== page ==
Saturday, January 29, 2011

Writing the Icon of the Heart

Writing the Icon of the Heart: In Silence Beholding is now available to pre-order from Publication is May 20, 2011.

Poverty and Pain

Welcome to the new feudalism.

Poverty and pain: much of the twentieth century was spent trying to eradicate these evils; now ideological right-wingers are helping them make a big comeback.

No hip, knee, or hernia operations for the poor and the middle classes. This will mean far higher costs in the long run, because once people lose their mobility their health deteriorates rapidly and their need for medical care skyrockets. Where will they go? How will they live? Next thing you know, work houses will be brought back. This is the age of an unrepentant Scrooge: anyone unable to function as a cog in the machine that keeps a few people rich and maintains the uniformed armies of control will be considered, in Dickens' terms, 'surplus population'.

Given the government's refusal to control inflation, or to regulate commodities brokers who are driving up the cost of food and clothing; given the slashing of benefit programs that have meant the difference for many people between minimal comfort and going homeless on the streets, we can look forward to a Dickensian world with lashings of George Orwell. London will look like Mumbai with its swarms of beggars, some of them deliberately maimed children.

As we sink into the new feudalism, we can wave at India and China as they pass us on their way up. I suppose one of the most pressing questions for the government will be to decide which language to teach so that we can communicate with the new masters: Hindi, Mandarin or Arabic.

Cities will become hell-holes. There will be no escape, as the forests will have been sold off to commercial interests. There will be no place to walk and no place worth walking in. A 150 year lease is just about the right amount of time to destroy an environment so that trees will never grow again. Just look at all those areas of Scotland that were once forested. The natural world where we learn to be human and recover our souls will be off limits. And have you ever heard the screeching din or seen the slash and earth-gouging of a logging operation? Try having chain saws, tree extractors and tractor-trailers at the bottom of your garden.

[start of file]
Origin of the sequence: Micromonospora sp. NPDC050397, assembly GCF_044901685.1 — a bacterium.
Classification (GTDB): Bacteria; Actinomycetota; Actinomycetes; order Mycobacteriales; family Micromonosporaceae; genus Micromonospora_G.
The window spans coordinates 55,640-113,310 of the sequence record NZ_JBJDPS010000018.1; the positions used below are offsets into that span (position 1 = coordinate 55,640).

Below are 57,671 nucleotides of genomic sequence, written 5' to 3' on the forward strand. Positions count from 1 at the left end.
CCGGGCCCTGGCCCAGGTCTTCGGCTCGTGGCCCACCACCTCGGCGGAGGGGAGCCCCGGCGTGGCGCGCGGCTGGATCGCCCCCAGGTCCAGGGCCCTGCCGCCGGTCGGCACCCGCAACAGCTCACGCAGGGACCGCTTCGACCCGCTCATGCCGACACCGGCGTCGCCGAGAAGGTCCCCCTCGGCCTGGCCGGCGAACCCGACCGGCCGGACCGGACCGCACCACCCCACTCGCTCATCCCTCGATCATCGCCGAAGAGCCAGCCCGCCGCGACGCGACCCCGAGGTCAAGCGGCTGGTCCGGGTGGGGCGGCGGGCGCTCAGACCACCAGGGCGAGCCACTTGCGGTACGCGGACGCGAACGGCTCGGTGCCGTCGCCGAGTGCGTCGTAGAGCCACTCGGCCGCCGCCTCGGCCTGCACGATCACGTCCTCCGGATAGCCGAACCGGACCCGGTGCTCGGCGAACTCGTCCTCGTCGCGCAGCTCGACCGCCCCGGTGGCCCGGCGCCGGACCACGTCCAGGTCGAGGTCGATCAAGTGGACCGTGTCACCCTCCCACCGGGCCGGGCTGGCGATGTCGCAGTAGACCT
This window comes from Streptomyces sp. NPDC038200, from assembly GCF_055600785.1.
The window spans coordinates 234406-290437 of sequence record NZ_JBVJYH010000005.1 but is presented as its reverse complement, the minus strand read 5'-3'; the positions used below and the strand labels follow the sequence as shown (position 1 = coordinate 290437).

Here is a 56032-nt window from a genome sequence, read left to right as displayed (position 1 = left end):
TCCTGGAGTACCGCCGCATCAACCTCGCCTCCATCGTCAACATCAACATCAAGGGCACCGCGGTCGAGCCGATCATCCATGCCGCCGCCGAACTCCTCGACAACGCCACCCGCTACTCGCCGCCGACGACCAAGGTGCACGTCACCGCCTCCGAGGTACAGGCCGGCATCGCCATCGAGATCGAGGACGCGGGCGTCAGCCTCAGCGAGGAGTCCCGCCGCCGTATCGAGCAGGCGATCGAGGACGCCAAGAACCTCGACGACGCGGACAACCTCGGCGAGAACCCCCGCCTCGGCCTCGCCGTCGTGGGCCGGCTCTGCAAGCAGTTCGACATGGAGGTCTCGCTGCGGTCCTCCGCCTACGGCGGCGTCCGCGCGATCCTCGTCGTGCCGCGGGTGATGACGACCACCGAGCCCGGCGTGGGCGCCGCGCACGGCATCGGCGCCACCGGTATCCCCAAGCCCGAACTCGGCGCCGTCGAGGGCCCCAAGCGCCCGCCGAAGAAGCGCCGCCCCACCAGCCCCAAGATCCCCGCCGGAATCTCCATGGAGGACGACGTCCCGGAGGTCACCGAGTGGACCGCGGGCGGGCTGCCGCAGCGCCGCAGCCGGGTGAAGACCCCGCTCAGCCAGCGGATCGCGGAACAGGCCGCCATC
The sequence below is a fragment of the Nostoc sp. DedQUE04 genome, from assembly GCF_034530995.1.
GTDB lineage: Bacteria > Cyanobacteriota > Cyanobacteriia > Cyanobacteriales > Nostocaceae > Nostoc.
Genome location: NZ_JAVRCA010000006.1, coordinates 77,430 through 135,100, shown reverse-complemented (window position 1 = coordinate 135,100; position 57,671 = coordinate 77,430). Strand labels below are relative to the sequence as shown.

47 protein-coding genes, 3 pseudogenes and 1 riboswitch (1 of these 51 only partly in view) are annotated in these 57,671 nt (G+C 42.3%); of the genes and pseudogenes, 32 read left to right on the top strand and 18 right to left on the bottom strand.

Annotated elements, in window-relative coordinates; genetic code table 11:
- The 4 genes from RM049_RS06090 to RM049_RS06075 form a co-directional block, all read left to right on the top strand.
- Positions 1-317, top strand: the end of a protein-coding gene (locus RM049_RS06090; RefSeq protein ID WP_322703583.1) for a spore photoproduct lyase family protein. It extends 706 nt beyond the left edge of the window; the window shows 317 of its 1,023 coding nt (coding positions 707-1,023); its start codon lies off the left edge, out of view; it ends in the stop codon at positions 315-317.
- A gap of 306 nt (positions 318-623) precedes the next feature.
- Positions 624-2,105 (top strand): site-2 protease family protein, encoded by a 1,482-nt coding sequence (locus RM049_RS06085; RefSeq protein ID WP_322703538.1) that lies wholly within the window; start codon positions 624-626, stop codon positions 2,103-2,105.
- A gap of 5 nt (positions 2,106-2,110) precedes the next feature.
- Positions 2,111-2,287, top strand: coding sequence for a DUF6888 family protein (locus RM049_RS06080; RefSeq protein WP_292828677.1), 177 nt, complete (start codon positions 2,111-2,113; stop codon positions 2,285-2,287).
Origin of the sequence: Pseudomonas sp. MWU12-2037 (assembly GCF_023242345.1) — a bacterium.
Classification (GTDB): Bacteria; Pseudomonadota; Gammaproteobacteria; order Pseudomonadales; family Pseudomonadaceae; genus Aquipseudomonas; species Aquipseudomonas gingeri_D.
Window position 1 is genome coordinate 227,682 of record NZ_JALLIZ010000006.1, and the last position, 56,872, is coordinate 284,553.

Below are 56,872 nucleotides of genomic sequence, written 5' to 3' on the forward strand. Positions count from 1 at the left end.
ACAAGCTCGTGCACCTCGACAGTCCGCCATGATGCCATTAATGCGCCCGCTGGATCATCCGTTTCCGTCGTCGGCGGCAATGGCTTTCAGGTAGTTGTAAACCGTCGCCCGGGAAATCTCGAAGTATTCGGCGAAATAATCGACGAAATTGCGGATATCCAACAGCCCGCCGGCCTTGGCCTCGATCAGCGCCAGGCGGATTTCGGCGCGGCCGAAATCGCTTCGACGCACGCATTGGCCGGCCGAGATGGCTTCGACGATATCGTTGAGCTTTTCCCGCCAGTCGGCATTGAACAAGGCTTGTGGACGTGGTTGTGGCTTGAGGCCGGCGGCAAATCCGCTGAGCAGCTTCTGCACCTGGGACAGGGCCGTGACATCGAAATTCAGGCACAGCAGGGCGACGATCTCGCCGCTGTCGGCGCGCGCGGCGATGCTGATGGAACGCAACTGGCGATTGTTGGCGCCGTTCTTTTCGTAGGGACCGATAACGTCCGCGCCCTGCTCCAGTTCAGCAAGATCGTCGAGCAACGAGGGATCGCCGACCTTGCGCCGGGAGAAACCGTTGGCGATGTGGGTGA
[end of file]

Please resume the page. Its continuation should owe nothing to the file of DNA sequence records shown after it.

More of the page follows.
Next thing you know we will have to buy the air we breathe.

Why is no one in this government asking, What is a human being?

Thursday, January 27, 2011

Silence . . .

Silence is context and end, beholding the means. In the final analysis, this is all we need to know.

Thursday, January 20, 2011

A Question of Empiricism

In the 1950s, long before he became a superstar through his journaling workshops, clinical psychologist Ira Progoff translated The Cloud of Unknowing. Although his introduction is out of date as regards the identity of the author (now thought to be a Carthusian), and also as regards his application of a rather crude doctrinaire psychological analysis of what is going on in the work of silence, his introduction is well worth reading. It anticipates many of today's debates.

He sees the Cloud as a text that has a lot to offer to psychology, and this is his reason for translating it. He faces head-on the question of empiricism, and attacks clinical psychology for being too laboratory oriented. After all, he says, '. . . it is also essential to remember that psychology is the science devoted primarily to the study of the psyche, that is to the processes that operate within the human personality.'

He goes on to point out that biochemical—and now functional MRI and similar studies—'. . .apply only to a particular level of human functioning. They do not describe the more creative and also self-directive processes by which individuals, in non-mechanistic ways, seek to achieve a fuller development and realization of the capacities of the psyche . . .

'Those who seek to find the objective "mechanisms" of the psyche and who follow, consciously or not, a personal ideology of materialism in one variation or another, feel something alien in such procedures [development of the faculties of the inner life]. They react against them emotionally, castigate them as "spiritual", and dismiss them as non-scientific. The profound psychological significance of the many and varied disciplines of personality development is thus altogether missed. The evidence is dismissed peremptorily, simply by disdaining to discuss the subject. Thus in the name of science, a most unscientific act is committed; and the science of psychology is deprived of a source of information and insight that can contribute greatly to the task of understanding the dynamic processes at work in the inner life of man . . .'